Last night, before I fell asleep, I tried to remember all the phases of my 21 hours of travel from the previous day.
I took a bus from the Bellingham airport to the Seattle airport where I rode a mini-train to my gate, waited three hours (during which I bought a Snickers bar which I saved for the plane) and as I finally boarded, I was told that my overstuffed suitcase was too overstuffed to fit in the overhead. During the flight, I had a middle seat but it was in an exit row, which is kind of a mixed blessing. I read a George Saunders story in last week’s New Yorker, which I highly recommend. When I landed in Washington, D.C. (the only place I could fly to make it home to New York before January 3rd), I rode another mini-train to the baggage claim where I was told that I was at Dulles airport which is 25 miles from D.C. proper.
My flight home from Seattle was cancelled this morning and because I booked my tickets on Orbitz, and the flight was a Continental flight, I’ve been zooming back and forth from the Orbitz website to the Continental website trying to figure out my next steps. Turns out, there’s not much I can do: apparently, Continental will re-book me eventually and though I’d like to speak to a human on the phone to confirm that, so many people have been stranded by the great blizzard of 2010, there’s no way I’m going to speak to a human at either Continental or Orbitz for a very, very long time.
Which is why this is a perfect moment to do what so many other food bloggers, magazine editors and newspaper writers do at this time of year: I’m going to write my Best of 2010!
It’s pretty comical to come to Bellingham, Washington for Christmas. Comical because, for this Boca Ratonian Jew, it’s like stepping out of a noisy deli into a Christmas card. I’m writing this right now in a coffee shop with a Yule log burning on the fire and several people sitting around me who look like Santa Claus. Last night, when Craig and I stepped out of the car after driving up here from Seattle, a crowd of people stood around a bonfire singing Christmas carols. He’s not even dead but I’m pretty sure the rabbi who oversaw my Bar Mitzvah is rolling around in his grave.
Last we spoke, we made an eight-pound brisket.
Here’s the thing about making an eight-pound brisket. If you make it? You’re going to have leftovers. And then you have to ask yourself: “What should I do with those leftovers?” That’s why I’m offering you this follow-up post, a quick recipe for leftover brisket ragu.
No matter what holiday you celebrate this holiday season, there’s going to be a dinner and since you’re reading a food blog right now, there’s a good chance people are going to expect YOU to make it. Your options will be fairly limited–people have certain expectations when it comes to holiday dinners–and in the canon of culinary techniques available to you, you’ll most likely choose roasting since that particular verb yields so many classic holiday dishes: roast beef, roast turkey, roast reindeer (see my banner.)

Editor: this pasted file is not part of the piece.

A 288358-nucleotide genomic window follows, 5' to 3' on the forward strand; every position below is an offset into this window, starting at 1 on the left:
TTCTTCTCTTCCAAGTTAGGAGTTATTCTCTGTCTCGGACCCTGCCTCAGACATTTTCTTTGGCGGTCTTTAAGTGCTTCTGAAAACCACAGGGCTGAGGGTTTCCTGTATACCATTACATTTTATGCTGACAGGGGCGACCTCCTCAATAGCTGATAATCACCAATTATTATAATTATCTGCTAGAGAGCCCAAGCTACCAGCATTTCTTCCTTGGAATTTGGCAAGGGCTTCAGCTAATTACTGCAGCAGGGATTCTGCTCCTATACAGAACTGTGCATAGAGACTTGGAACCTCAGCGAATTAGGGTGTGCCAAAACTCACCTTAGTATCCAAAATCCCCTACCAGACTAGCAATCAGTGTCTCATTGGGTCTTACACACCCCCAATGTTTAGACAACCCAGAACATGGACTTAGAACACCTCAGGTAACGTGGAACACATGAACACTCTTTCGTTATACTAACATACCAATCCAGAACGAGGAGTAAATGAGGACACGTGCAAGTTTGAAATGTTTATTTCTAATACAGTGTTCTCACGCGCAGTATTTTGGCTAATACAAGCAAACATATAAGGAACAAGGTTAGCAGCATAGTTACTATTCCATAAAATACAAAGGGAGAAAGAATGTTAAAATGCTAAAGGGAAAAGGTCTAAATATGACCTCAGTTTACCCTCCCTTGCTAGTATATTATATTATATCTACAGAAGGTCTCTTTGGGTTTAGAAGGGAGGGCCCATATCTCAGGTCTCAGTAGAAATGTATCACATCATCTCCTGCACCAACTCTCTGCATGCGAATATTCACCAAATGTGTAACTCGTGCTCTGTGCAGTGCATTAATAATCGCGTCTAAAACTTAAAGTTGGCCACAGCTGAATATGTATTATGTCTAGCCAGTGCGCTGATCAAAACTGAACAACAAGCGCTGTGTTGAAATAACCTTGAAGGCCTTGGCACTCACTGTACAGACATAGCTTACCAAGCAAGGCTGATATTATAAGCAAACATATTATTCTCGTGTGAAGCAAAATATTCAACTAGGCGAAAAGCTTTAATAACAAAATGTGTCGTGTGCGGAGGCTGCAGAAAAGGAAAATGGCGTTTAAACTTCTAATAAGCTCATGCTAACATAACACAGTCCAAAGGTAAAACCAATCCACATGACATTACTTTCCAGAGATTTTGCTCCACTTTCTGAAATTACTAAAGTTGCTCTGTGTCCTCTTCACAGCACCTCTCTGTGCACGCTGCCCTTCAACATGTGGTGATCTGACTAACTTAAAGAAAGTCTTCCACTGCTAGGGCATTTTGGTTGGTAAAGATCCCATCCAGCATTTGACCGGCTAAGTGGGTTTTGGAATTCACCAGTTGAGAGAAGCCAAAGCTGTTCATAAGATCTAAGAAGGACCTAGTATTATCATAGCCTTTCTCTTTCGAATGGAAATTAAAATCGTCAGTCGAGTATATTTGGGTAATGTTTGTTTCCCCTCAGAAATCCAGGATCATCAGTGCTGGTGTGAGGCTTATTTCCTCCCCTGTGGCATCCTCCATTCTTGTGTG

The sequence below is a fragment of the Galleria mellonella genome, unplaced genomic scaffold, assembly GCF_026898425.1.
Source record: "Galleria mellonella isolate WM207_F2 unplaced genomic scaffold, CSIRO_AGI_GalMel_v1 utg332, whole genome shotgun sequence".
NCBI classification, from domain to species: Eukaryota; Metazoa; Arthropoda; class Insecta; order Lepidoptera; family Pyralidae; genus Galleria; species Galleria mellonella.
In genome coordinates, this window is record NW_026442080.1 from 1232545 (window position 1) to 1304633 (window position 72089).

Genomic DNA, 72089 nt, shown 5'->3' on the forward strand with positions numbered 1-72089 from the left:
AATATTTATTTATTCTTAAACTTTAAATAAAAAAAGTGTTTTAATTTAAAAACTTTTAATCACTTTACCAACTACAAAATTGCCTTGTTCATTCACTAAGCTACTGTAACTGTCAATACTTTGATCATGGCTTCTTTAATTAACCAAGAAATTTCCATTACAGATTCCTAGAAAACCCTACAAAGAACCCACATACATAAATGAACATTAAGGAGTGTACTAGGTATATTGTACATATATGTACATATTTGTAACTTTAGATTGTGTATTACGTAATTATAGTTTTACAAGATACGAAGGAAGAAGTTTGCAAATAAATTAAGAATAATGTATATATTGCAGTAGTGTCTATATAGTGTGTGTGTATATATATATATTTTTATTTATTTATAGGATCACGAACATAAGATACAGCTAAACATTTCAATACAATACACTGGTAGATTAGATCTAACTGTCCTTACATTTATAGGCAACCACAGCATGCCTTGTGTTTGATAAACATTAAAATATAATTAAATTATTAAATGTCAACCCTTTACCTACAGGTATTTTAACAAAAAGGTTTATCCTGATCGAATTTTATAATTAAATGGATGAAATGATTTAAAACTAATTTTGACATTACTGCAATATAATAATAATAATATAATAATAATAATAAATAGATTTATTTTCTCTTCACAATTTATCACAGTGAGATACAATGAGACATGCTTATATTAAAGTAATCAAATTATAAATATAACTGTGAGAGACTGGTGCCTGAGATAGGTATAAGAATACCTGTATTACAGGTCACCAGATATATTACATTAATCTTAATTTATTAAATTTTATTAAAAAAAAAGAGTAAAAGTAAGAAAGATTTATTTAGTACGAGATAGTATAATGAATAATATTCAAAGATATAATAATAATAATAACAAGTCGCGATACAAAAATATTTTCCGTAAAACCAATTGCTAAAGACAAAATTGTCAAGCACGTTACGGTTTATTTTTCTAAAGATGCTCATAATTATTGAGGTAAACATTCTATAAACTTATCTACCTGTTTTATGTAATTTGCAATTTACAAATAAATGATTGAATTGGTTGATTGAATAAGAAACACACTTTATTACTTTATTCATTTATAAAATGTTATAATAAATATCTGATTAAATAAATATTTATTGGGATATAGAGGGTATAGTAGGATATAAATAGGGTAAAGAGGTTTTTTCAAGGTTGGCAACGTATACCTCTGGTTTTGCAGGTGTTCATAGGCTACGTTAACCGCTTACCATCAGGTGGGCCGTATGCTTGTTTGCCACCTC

In September, I shared with you a picture of the Avocado Sandwich I ate at Prune for lunch (link here.) The response was enthusiastic: “Ohmgosh that looks so beautiful,” wrote Shannon. “Oh, PRETTY!” wrote Hannah. “That sandwich is a work of art!” wrote Kathryn. Again, it was a very enthusiastic response.
Last week I took Molly Orangette to Prune for lunch (I felt it was a very Orangette-like selection) and the avocado sandwich had been replaced with a ratatouille sandwich. When it arrived I snapped the picture you see above; and when I took a bite, I knew I had to do a post about it.
Craig’s sister Kristin, a food-enthusiast, came to visit last week and sampled her way through some of New York’s most celebrated pizza (well, its most celebrated pizza within or around Bleecker Street.) And so she sampled Joe’s on 6th Ave. and Bleecker Street Pizza on 7th Ave. (her favorite) and, on Tuesday night, she joined Craig and me for pizza at John’s, our regular go-to good-old-fashioned coal-oven pizza joint.
This morning I was going to write my 2010 Gift Guide–I did one last year–but then I thought: “Ya know, my colleagues David and Pim have already done such a good job with theirs, do I really have that much more to add?” Defeated, I turned to Twitter and, scrolling around, I had an idea. What if I polled all the food writers, critics, editors, bloggers and chefs that I follow on there as to what THEY want this holiday season? Wouldn’t that be interesting and more useful than anything I could come up with? So I asked a bunch of food folks, “What food-related gift did you put on your wish list this year?” Check out the responses below.